Beachwear and luggage get connected


Vodafone develops proof-of-concept smart summer connected swimwear, child’s sun hat and suitcase using IoT

Vodafone has announced it has developed a suite of Internet of Things (IoT) proof of concept connected smart summer holiday essentials to help protect against UV, keep children safe on the beach and locate lost luggage.

The Vodafone ‘Smart Summer’ bikini and men’s swim shorts are equipped with UV sensors that track exposure to sunlight throughout the day. A smartphone app notifies the user when they have had too much exposure to UV light. The swimwear also contains a small vibrating alert built into the waistband and strap.

The concept child’s sun hat contains a UV sensor plus a low-powered Vodafone SIM and tracking device which sends a warning message to the parent’s smartphone if the child wanders beyond a pre-determined distance.

Meanwhile, the suitcase includes embedded tracking technology to enable the owner to geolocate missing luggage via their smartphone.

The designs were developed as a pan-European survey commissioned by Vodafone from YouGov found that nearly half (48%) of respondents forgot to apply sunscreen on holiday, with three quarters (76%) saying they would be more likely to cover up if they had received an automated alert.

Altogether, 30% of respondents also said themselves or a travel companion had lost luggage while travelling.

The online YouGov study found a strong level of consumer interest in IoT-enabled wearable technology designed to help to enhance health and wellbeing and keep families safe. Of the 8,653 people surveyed across Germany, Greece, Ireland, Italy, the Netherlands, Spain and the UK: 33% said they wanted wearable technology of the future to analyse air quality;  blood pressure monitoring was important to 50% of respondents; 40% felt they would benefit from monitoring of their stress levels; and 36% wanted to monitor their hydration.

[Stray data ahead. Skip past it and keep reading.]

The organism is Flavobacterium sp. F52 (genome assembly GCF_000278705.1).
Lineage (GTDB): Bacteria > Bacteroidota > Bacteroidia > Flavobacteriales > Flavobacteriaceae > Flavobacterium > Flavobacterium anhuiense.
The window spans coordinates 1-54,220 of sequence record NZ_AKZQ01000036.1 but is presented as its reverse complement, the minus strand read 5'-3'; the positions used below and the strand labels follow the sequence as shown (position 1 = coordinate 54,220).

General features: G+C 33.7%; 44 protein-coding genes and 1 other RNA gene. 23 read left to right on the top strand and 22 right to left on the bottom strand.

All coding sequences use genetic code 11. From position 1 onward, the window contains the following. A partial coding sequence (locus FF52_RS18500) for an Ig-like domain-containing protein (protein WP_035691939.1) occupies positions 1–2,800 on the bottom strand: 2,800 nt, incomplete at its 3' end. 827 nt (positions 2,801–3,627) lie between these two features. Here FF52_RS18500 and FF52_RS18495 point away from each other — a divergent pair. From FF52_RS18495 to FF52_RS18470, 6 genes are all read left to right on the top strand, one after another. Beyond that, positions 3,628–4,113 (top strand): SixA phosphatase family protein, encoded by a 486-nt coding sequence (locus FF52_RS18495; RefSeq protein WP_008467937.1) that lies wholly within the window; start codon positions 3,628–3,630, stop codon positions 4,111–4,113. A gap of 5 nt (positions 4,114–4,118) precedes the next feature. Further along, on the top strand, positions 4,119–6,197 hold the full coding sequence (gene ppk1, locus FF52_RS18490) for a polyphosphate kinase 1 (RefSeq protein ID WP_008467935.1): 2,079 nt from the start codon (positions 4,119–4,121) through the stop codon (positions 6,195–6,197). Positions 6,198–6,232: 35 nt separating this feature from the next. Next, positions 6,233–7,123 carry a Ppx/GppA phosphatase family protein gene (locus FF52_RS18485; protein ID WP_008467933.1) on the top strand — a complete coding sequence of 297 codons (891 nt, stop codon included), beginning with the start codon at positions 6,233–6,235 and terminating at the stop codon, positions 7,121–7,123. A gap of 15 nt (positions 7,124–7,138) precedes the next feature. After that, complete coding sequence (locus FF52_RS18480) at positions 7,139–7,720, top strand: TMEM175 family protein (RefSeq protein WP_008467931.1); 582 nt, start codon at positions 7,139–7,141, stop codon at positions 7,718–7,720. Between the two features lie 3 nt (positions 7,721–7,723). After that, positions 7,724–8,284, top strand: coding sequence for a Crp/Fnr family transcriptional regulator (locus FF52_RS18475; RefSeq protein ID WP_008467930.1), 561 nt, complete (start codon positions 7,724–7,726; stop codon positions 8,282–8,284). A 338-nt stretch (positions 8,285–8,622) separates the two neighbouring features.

In the UK survey, others had more unusual expectations of what wearable technology may be able to do in the distant future, with ‘teleport me to different locations’ (39%), ‘alert me when someone is telling a lie’ (27%), ‘make me invisible’ (27%) and ‘change my physical appearance’ (18%)  among the favourite choices from the given list.

The bikini, swim shorts, sun hat and suitcase contain embedded hardware with a battery life of around one week. Vodafone stated that by the end of 2017, a new generation of IoT devices will reach the market, which will change IoT again; the hardware within Narrowband IoT devices will be ultra low-power (typical battery life will exceed 10 years on a single charge); small; very cheap (typically costing no more than a few dollars each); and will use very little wireless bandwidth. Recent research found that Vodafone’s global IoT networks will be able to support more than one million devices simultaneously per square kilometre.

Vodafone Group director of IoT, Erik Brenneis, said: “The Vodafone ‘Smart Summer’ concept illustrates how the IoT has the potential to reshape every aspect of our daily lives. Companies in every industry are already embracing IoT technologies and see these as critical to their future. The launch of new Narrowband IoT networks next year will take this remarkable revolution to a whole new level.”


About Author

Comments are closed.